I chose to read this book because Ronald Reagan mentioned it as being very influencial in in his life. I can see some of its lessons in his political policies, but was honestly a bit disappointed in the book. The book presents issues in the church and calls for action to make a difference in the world, but does so with characters who are not very well developed at all. Characters seem to suddenly be something they were not without explanation and certain apparently defining events go nowhere. I ...more
Shannon McDermott
A well-written novel, old enough to be historically interesting, that examines the mission and failures of the Christian church. There are, you may be sure, didactic passages. The story is cleverly woven, with powerful and intriguing moments; its intensity, towards the end, belies the quiet first half of the book and becomes, once or twice, rather too grim. The author's skill and the window into a gone time raise the book to four stars.
Mar 24, 2016 rated it it was amazing  ·  review of another edition
I chose to read this because President Reagan considered it to be one of the most impactful books in his experience. I find out to be the same. Wright uses a fiction format to present the concept of "true religion" and the dichotomy between the church response and the community response to the needs of undesirable people. The writing is of excellent quality, and the concepts are challenging and convicting. I'm buying a paperback version to encourage my family to read it.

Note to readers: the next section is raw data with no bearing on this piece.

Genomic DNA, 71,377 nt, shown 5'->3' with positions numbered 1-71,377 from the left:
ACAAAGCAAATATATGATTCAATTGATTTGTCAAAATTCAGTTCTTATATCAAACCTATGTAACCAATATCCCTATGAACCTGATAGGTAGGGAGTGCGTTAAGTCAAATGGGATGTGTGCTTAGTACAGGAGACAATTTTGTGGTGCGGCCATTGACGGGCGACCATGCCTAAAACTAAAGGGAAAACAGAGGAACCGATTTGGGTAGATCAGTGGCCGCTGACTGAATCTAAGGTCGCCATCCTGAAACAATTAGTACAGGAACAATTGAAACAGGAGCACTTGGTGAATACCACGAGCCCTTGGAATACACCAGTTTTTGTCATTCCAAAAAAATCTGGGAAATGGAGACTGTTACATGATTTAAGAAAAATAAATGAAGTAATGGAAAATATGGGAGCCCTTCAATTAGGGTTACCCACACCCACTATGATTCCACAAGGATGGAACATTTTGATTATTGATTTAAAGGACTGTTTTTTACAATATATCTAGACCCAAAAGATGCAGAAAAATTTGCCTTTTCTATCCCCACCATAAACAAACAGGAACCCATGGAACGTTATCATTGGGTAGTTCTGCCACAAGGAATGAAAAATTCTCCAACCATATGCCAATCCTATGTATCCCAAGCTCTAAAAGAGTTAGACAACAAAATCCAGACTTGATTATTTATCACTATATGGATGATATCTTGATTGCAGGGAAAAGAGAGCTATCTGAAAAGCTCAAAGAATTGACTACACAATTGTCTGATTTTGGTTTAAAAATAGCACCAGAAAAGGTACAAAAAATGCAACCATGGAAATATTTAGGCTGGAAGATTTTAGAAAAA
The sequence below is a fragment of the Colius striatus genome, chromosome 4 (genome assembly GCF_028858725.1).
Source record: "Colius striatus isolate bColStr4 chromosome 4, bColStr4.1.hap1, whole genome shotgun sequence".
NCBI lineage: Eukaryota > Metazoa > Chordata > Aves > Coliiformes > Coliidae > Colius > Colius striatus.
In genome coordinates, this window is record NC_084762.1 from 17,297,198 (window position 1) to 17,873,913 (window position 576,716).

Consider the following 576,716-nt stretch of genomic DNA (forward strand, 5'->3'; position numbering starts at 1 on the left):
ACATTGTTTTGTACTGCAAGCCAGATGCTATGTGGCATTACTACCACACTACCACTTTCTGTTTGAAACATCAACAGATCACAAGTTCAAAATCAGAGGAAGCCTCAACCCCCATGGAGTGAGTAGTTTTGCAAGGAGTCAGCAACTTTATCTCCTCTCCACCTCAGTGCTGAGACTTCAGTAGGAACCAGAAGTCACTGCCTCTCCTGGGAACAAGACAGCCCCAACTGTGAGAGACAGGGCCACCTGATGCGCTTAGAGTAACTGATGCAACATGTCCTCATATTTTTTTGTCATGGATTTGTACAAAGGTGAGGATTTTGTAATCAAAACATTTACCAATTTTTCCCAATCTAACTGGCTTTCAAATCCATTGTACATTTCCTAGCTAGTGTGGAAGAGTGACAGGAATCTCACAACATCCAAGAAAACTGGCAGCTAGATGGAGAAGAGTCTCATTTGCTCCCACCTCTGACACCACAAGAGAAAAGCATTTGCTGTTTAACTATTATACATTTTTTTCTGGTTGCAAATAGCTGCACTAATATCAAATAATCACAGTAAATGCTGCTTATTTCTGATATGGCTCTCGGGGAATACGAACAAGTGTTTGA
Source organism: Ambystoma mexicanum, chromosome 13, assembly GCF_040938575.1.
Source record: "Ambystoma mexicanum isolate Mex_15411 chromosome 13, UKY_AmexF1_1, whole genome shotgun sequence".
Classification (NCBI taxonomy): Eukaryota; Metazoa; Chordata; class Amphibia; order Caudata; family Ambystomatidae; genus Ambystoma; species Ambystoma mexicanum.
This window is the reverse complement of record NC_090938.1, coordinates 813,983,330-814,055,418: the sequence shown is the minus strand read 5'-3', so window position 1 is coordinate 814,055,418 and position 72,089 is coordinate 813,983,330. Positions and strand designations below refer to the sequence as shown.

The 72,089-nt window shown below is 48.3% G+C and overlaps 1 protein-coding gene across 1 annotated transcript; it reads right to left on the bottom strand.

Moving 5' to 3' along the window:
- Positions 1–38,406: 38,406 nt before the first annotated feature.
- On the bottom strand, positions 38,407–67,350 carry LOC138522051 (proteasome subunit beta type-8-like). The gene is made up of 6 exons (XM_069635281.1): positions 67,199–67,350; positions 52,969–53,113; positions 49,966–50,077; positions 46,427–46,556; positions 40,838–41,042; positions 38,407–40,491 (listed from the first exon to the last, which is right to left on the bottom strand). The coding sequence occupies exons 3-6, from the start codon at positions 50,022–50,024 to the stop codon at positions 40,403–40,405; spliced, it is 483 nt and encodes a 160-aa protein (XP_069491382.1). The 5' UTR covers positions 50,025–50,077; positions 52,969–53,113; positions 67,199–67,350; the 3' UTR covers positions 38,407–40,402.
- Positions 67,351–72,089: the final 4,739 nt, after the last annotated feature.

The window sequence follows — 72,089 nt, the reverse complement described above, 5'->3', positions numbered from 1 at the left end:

Pam Gowen
I found this book a pleasant read and was interested in it after I read somewhere that it was the book that Ronald Reagan wrote had changed his life. I didn't realize until after I was finished that it was one of his mother's books and he read it when he was 11. Because his life was similar to the main characters' circumstances to some degree, it made a big impact on him and he in turn, made a decision that is, in fact, a life changing one.
♡One of my top 20 most favorite books ♡

This is one of the books Ronald Reagan said influenced him most in his life. It is the story of a young man who comes into town as virtually a beggar and becomes a very influential man in the community and in the church. He does not agree with the church's ways though seeing that its people are mostly hypocrites, but he does believe in Christianity wholeheartedly and he changes the whole city for the better through his Christlike beliefs AND actions.
Oct 07, 2016 rated it liked it  ·  review of another edition
This book was not what I expected. It took me a little while to get into it, but then held my attention. It is about the difference between belonging to a church and actually being a Christian in action, word and thought. "The change that comes to the individual who applies Christ's teaching to his daily life." I'm grateful for that change I've felt in my own life.